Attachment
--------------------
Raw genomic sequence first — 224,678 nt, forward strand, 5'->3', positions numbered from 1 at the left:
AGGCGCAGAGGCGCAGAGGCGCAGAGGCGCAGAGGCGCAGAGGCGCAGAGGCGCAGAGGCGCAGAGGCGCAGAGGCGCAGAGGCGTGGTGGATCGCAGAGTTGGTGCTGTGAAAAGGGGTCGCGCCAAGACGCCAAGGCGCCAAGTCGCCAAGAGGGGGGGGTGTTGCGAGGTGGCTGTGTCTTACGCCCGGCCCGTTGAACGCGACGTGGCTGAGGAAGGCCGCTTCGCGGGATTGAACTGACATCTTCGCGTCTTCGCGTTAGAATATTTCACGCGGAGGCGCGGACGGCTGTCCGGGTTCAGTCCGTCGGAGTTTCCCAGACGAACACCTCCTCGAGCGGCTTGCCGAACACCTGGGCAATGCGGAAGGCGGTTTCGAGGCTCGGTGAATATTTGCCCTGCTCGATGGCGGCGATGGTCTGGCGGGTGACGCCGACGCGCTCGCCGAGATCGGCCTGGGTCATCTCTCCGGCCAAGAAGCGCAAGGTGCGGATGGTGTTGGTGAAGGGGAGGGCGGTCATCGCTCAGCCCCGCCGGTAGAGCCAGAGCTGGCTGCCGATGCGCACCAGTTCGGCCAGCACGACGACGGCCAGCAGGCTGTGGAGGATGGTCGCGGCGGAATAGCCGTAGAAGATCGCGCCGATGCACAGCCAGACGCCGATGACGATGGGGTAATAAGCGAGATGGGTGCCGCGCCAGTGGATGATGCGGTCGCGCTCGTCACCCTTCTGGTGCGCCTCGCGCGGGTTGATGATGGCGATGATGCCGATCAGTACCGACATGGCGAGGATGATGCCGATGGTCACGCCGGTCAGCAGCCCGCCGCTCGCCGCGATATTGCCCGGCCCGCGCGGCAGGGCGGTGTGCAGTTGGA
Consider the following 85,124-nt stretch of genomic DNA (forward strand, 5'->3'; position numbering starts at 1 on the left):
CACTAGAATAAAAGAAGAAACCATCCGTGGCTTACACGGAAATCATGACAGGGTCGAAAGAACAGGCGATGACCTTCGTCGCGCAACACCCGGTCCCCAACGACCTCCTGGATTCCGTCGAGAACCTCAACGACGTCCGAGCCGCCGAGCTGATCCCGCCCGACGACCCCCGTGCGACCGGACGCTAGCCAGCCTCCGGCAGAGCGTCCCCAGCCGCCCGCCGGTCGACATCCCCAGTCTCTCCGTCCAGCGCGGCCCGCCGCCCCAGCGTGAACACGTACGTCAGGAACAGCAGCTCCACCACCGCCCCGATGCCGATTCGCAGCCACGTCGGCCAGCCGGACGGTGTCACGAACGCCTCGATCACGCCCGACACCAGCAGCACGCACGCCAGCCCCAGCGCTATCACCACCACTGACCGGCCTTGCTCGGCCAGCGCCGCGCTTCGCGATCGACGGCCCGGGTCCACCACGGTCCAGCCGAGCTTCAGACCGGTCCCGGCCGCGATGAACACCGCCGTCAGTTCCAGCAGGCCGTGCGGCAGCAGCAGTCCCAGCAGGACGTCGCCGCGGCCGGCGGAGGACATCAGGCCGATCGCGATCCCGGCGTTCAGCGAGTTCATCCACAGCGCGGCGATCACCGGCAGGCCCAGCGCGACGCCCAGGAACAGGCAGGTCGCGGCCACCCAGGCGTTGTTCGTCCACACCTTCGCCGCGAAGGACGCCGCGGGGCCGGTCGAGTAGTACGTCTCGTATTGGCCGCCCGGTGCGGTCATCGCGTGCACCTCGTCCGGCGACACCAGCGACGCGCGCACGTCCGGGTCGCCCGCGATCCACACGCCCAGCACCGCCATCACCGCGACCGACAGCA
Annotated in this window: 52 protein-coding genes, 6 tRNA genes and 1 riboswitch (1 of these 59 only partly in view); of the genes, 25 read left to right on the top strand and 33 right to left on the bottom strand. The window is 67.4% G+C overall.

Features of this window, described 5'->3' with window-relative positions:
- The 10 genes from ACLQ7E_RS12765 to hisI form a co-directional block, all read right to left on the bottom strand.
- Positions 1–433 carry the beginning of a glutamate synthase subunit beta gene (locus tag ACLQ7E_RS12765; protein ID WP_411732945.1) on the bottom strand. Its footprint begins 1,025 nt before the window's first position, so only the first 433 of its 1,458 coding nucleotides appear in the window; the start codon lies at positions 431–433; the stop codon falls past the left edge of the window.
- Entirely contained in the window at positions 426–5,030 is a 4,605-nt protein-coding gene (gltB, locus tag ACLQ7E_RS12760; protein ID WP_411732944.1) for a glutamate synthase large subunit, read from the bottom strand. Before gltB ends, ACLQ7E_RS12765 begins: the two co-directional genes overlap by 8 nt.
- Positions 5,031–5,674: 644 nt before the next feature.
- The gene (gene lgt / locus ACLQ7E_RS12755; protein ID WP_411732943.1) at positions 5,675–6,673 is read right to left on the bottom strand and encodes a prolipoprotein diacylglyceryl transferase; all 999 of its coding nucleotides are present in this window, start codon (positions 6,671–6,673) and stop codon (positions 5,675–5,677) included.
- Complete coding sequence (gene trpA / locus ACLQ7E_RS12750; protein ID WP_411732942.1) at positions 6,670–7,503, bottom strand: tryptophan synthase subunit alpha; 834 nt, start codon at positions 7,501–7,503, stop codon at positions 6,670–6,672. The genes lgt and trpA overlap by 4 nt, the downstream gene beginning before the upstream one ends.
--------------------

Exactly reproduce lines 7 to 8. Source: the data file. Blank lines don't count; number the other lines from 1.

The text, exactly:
- The 10 genes from ACLQ7E_RS12765 to hisI form a co-directional block, all read right to left on the bottom strand.
- Positions 1–433 carry the beginning of a glutamate synthase subunit beta gene (locus tag ACLQ7E_RS12765; protein ID WP_411732945.1) on the bottom strand. Its footprint begins 1,025 nt before the window's first position, so only the first 433 of its 1,458 coding nucleotides appear in the window; the start codon lies at positions 431–433; the stop codon falls past the left edge of the window.